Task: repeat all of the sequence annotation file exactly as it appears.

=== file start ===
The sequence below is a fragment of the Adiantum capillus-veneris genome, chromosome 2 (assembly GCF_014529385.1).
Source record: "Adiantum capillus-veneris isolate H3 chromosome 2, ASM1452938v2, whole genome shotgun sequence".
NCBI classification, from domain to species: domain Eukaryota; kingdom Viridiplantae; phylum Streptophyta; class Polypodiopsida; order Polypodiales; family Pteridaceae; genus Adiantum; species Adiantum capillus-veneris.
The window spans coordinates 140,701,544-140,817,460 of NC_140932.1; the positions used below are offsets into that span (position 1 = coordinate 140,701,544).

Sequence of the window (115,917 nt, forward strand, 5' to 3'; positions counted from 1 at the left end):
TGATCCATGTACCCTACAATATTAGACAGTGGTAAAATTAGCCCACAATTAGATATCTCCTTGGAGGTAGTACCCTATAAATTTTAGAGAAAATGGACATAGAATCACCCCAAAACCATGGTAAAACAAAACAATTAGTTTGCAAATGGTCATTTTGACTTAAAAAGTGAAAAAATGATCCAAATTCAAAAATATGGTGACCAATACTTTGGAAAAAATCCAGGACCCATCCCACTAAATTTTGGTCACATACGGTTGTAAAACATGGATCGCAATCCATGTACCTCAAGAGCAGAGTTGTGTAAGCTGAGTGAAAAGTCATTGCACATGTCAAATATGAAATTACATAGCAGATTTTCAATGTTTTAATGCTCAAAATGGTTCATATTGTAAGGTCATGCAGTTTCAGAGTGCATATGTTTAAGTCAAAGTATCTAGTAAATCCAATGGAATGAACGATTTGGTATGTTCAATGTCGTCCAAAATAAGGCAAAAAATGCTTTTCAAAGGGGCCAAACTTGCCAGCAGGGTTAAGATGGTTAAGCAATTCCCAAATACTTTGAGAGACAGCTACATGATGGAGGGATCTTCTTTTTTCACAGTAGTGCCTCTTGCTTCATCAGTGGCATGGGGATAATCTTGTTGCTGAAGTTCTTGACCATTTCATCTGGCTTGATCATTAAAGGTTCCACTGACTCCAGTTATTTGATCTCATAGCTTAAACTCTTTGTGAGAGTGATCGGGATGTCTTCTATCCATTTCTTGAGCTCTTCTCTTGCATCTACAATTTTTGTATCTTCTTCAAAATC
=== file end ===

The sequence below is a fragment of the Adiantum capillus-veneris genome, chromosome 2 (assembly GCF_014529385.1).
Source record: "Adiantum capillus-veneris isolate H3 chromosome 2, ASM1452938v2, whole genome shotgun sequence".
NCBI classification, from domain to species: domain Eukaryota; kingdom Viridiplantae; phylum Streptophyta; class Polypodiopsida; order Polypodiales; family Pteridaceae; genus Adiantum; species Adiantum capillus-veneris.
The window spans coordinates 140,701,544-140,817,460 of NC_140932.1; the positions used below are offsets into that span (position 1 = coordinate 140,701,544).

Sequence of the window (115,917 nt, forward strand, 5' to 3'; positions counted from 1 at the left end):
TGATCCATGTACCCTACAATATTAGACAGTGGTAAAATTAGCCCACAATTAGATATCTCCTTGGAGGTAGTACCCTATAAATTTTAGAGAAAATGGACATAGAATCACCCCAAAACCATGGTAAAACAAAACAATTAGTTTGCAAATGGTCATTTTGACTTAAAAAGTGAAAAAATGATCCAAATTCAAAAATATGGTGACCAATACTTTGGAAAAAATCCAGGACCCATCCCACTAAATTTTGGTCACATACGGTTGTAAAACATGGATCGCAATCCATGTACCTCAAGAGCAGAGTTGTGTAAGCTGAGTGAAAAGTCATTGCACATGTCAAATATGAAATTACATAGCAGATTTTCAATGTTTTAATGCTCAAAATGGTTCATATTGTAAGGTCATGCAGTTTCAGAGTGCATATGTTTAAGTCAAAGTATCTAGTAAATCCAATGGAATGAACGATTTGGTATGTTCAATGTCGTCCAAAATAAGGCAAAAAATGCTTTTCAAAGGGGCCAAACTTGCCAGCAGGGTTAAGATGGTTAAGCAATTCCCAAATACTTTGAGAGACAGCTACATGATGGAGGGATCTTCTTTTTTCACAGTAGTGCCTCTTGCTTCATCAGTGGCATGGGGATAATCTTGTTGCTGAAGTTCTTGACCATTTCATCTGGCTTGATCATTAAAGGTTCCACTGACTCCAGTTATTTGATCTCATAGCTTAAACTCTTTGTGAGAGTGATCGGGATGTCTTCTATCCATTTCTTGAGCTCTTCTCTTGCATCTACAATTTTTGTATCTTCTTCAAAATC